A filmmaking couple navigate love, recognition and Ingmar Bergman in Mia Hansen-Løve's triple-layered Cannes darling, a serene and self-reflective ode to film and storytelling.
- Award Winners
- Based on Books
- Coming of Age
- Family Stories
- Films about Films
- Food and Beverage
- Human Rights
- Love Stories
- Science Fiction
- Sex and Sexuality
- War Zones
- Women Make Docs
- Women Make Features
Hytti nro 6
Two strangers connect in the intimate confines of a train compartment in Juho Kuosmanen’s arresting sophomore feature.
Die Grosse Freiheit
In post-war Germany, Hans is repeatedly convicted for being gay. Over his many stints in prison, he develops a tumultuous friendship with Viktor. A moving film about the forces that conspire to destroy one man’s freedom.
Ich bin dein Mensch
An archaeologist reluctantly agrees to test-run a humanoid love robot programmed to fulfil her desires in this poignant comedy starring Downton Abbey’s Dan Stevens.
Jacques Audiard’s charming exploration of the tangled work and love lives of three young Parisians is a beautifully-crafted love letter to the classics of French New Wave.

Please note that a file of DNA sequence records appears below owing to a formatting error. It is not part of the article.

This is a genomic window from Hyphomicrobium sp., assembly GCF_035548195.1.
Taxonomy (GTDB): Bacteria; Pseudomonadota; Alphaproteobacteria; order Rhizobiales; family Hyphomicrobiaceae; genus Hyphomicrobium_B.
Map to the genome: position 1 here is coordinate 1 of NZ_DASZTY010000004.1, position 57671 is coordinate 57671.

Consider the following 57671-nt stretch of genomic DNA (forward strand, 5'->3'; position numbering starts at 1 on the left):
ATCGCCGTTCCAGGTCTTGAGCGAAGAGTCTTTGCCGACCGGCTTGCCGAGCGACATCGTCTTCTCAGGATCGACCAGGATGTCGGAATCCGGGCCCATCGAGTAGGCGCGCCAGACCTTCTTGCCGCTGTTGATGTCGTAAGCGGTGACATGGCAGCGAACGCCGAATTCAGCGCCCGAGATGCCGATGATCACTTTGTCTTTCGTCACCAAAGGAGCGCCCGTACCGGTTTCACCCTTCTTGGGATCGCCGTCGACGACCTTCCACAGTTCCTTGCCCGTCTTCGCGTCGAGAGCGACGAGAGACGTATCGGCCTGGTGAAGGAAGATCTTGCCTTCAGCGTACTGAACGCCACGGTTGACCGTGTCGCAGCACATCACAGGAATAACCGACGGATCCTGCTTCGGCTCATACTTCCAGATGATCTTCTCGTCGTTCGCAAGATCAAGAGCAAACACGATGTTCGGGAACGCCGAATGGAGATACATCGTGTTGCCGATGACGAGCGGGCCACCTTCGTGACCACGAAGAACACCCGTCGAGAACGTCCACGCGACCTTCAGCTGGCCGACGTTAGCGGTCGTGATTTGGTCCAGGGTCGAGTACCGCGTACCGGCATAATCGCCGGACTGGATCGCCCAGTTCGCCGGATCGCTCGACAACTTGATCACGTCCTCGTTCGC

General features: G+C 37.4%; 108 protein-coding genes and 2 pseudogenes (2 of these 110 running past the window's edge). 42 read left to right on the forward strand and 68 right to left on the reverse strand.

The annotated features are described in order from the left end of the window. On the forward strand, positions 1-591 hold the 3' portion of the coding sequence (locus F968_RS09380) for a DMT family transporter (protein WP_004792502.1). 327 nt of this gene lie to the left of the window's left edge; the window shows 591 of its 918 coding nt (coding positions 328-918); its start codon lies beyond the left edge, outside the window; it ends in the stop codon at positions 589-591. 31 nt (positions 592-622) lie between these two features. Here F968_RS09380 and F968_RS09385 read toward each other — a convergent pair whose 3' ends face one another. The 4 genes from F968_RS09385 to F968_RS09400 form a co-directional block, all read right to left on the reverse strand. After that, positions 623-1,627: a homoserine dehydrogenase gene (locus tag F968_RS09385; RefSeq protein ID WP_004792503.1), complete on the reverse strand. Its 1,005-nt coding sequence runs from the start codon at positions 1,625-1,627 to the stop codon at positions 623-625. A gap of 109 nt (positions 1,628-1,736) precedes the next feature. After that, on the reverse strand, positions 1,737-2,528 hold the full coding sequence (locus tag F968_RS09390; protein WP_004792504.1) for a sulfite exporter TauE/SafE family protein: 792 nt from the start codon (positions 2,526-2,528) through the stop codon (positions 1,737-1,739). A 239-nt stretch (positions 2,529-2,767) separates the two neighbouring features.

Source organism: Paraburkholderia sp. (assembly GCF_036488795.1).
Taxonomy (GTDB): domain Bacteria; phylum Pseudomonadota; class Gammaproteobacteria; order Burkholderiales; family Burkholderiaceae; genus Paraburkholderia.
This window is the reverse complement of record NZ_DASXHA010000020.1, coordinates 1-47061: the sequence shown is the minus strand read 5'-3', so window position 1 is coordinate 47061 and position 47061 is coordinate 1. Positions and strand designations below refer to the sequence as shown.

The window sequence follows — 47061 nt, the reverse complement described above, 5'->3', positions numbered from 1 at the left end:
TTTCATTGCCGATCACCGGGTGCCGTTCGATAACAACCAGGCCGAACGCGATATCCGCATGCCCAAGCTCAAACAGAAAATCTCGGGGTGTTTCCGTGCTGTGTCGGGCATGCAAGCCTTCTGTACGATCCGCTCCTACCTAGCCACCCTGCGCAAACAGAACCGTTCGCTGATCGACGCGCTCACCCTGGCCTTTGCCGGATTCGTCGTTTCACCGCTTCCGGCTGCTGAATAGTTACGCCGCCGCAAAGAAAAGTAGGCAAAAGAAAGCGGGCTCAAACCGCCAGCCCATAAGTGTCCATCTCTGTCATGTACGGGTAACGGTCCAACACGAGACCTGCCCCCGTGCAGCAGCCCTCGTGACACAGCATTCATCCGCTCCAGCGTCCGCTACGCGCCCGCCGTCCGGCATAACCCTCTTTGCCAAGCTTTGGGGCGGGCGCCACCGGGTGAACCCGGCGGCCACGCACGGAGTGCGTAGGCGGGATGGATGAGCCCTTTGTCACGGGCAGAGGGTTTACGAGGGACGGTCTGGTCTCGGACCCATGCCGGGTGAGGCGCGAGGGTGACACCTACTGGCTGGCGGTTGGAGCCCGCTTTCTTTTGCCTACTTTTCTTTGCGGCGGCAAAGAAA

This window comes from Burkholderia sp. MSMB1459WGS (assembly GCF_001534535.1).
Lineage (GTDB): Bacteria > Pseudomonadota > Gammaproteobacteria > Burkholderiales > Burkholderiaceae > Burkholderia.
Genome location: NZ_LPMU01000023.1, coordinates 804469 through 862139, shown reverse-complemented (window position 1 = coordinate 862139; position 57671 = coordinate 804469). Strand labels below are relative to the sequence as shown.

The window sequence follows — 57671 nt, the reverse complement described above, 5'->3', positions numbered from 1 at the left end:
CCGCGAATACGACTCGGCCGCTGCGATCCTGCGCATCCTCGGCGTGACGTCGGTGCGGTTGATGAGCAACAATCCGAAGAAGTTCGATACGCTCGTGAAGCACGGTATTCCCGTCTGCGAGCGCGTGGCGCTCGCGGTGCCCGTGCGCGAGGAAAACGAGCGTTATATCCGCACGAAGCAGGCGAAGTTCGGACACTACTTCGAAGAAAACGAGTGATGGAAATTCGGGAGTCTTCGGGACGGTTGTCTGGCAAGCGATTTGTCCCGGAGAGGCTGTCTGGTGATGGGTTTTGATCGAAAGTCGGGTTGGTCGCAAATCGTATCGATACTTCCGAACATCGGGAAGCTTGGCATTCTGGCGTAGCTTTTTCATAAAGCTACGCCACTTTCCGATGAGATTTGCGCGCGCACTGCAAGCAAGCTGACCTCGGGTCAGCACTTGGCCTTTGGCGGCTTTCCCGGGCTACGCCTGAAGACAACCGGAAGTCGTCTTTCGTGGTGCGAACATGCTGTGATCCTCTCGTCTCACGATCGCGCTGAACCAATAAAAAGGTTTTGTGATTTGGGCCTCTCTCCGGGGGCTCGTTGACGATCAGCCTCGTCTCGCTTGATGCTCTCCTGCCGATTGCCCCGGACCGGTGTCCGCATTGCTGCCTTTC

This queer coming-of-age romance combines all the sensuality of François Ozon’s best with the infectious energy of a CW drama and how meeting one person can open you up and change the trajectory of your life.
In love, newly engaged and maintaining a long-distance relationship, director Jan Oliver Lucks and his fiancée decide to throw traditional rules out the window by opening up their relationship before they tie the knot.
This captivating tale of fated lovers, drawing on myth and fantasy, is also a love song to Berlin.
Our Bill Gosden tribute wouldn’t be complete without a wall-to-wall Technicolor classic. Bill’s love of early cinema, vibrant studio-era musicals, and frankly anything starring Elvis could be felt throughout his retrospective programming, not least in the carefully curated Live Cinema events he looked forward to most. Douglas Sirk, Hollywood’s unrivalled melodramatist, influenced some of Bill’s absolute favourites — Fassbinder and Almodóvar, most famously — and this presentation of one of the director’s late masterpieces is a fitting occasion to luxuriate in larger-than-life filmmaking on the biggest screen available, as only Bill would have it.